More coverage of the results of Monday’s debate on the reunification of the Parthenon Marbles , organised by Intelligence Squared.
Daily Telegraph 
Stephen Fry calls for Britain to return Parthenon Frieze to Greece
Stephen Fry said that the classical Greek sculptures, which reside in the British Museum, should be returned to “a country in dire need”.
By Florence Waters
10:51AM BST 12 Jun 2012
The actor has said that restoring the marbles, which rank among the greatest treasures in British Museum’s collection, would be the ultimate show of “friendship” to a country in crisis – and would send out the right message to the rest of the world.
The Parthenon Frieze, part of a wider collection of classical sculptures called the Elgin Marbles, has resided in Britain since the early 19th century when they were brought over to Britain by explorer Lord Elgin.
Speaking at a debate on the future of the Elgin Marbles, hosted by Intelligence Squared, Fry said:
“Let’s be a classy country and return the marbles to Greece. We would be admired by the rest of the world, offering friendship to a country in dire need.
“In Greece, there are men queuing up for food and when the cameras are turned on them, they turn away because they are so ashamed.”
The marbles, which are housed in the British Museum’s purpose-built Duveen Gallery, have been cleaned and restored in Britain but there is an ongoing public debate about whether the taking of the Elgin Marbles was legal or not still rages.
Some believe the treasures should be returned to their original home next to the Parthenon in Athens.
Fry’s suggestion was that the current display should be replaced by a film, telling the “story” of the feud.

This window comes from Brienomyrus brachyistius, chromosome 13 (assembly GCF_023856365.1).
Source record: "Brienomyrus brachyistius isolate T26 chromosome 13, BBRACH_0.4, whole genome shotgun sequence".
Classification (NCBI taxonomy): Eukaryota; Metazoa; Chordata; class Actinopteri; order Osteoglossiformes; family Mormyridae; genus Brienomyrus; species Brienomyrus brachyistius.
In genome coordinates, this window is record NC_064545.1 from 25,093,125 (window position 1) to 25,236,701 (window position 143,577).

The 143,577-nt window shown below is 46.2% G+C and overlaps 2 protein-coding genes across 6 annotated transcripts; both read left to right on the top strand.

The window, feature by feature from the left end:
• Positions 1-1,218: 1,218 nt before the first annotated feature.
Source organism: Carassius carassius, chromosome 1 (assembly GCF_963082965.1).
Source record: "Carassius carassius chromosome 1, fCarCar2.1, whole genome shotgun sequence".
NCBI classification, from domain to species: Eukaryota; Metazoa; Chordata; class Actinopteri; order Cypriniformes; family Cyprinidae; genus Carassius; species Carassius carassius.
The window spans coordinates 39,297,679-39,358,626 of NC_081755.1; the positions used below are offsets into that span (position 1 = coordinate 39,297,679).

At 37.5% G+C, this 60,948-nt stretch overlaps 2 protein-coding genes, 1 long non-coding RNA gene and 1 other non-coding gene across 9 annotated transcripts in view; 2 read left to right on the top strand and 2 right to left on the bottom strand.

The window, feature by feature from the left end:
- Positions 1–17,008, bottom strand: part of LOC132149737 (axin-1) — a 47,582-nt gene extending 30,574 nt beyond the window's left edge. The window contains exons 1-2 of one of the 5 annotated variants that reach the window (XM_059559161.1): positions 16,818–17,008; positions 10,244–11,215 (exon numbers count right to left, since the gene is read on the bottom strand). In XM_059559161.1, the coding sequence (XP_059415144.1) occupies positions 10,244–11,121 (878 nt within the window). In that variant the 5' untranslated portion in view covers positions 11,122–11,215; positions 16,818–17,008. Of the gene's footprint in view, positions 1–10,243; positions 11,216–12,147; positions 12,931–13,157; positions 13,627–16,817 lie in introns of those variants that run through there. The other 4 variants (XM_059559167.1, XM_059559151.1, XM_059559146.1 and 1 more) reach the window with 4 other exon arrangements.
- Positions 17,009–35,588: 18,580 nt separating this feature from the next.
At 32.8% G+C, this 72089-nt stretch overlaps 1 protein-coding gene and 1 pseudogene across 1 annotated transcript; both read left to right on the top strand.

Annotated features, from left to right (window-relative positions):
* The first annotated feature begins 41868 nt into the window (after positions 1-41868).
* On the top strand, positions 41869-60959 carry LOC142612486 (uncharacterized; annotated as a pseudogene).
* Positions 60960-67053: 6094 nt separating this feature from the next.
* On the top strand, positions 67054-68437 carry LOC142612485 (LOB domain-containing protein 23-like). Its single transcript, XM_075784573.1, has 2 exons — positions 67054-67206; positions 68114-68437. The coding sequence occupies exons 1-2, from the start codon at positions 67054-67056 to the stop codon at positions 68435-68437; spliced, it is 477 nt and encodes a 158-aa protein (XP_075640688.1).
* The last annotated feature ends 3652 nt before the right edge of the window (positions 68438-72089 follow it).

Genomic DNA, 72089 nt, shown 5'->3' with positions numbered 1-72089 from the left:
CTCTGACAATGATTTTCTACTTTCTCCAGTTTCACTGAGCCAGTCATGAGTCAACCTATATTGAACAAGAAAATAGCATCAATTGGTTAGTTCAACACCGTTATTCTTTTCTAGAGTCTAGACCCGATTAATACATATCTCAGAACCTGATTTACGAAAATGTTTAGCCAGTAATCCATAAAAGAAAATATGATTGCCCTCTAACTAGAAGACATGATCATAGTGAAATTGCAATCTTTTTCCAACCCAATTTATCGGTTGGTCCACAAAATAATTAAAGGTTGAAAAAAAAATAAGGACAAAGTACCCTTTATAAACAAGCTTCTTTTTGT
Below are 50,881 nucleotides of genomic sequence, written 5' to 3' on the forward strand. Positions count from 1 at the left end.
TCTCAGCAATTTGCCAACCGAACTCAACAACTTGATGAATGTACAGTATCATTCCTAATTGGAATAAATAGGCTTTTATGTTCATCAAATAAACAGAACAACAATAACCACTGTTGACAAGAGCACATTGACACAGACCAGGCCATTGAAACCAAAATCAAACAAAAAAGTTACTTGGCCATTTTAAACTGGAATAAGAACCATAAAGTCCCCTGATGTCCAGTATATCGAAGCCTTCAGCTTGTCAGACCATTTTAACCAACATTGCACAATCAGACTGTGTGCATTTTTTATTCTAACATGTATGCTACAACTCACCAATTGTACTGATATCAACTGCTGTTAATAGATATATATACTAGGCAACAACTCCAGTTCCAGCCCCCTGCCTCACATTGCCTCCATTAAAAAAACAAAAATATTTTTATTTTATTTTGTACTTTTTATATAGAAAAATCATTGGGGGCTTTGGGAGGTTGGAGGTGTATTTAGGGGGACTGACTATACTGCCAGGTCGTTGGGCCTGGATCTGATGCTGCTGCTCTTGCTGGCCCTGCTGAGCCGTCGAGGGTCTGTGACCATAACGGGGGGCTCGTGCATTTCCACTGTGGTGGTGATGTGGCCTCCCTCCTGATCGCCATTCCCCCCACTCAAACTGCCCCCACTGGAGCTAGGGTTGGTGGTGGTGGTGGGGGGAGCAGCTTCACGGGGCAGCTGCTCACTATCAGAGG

“Until we return the marbles – regardless of how much their debt crisis means they owe us – we will never be able to repay the debt that we owe Greece”, he added.
Labour MP Tristram Hunt was also on the panel, and argued that returning the marbles would “start us down a slippery slope that will purge our museums of cosmopolitan sensibility”.
“The Ethiopian tablets and Rosetta Stone will have to be returned. It will be a global loss of learning,” he said.
In a poll taken before the event asking audience members if they would like the marbles to be returned to Greece, 196 voted for, 202 against and 158 didn’t know. The same poll taken after the debate showed a majority of 384 voting in favour of returning the marbles.
The Acropolis Museum in Athens, which was built in 2009, shows a reconstruction of the placement of the Parthenon friezes as they would have appeared around the upper part of the walls of the Parthenon.
Authorities claimed that the impetus for building the museum was to convince to British Museum to return the sections of the Frieze in London to Greece.
Evening Standard 
12 June 2012
Fry loses his marbles over ‘national treasure’ jibe
Stephen Fry may be affectionately regarded as a “national treasure” but it is best not to mention this within his vicinity. During a heated on-stage Intelligence Squared debate over whether the British Museum should return the Elgin Marbles to Greece, the actor got most indignant when fellow debater Felipe Fernández-Armesto, Professor of History at the University of Notre Dame, addressed him by this moniker.
Fry pretended to vomit into his attaché case and was visibly agitated when the professor claimed that Fry had referred to himself as a national treasure backstage at Chelsea’s Cadogan Hall before the debate.
“That is not true!” Fry objected loudly. “You cannot make statements that are lies. I demand you retract. I have never called myself that.”
Later, when the professor asked Fry to retract the “liar” accusation and say he had been “mistaken”, Fry replied tartly: “I will say you have been mistaken to have read a newspaper.”
All was not lost for Fry. He and co-debator Andrew George won the motion to send back the marbles.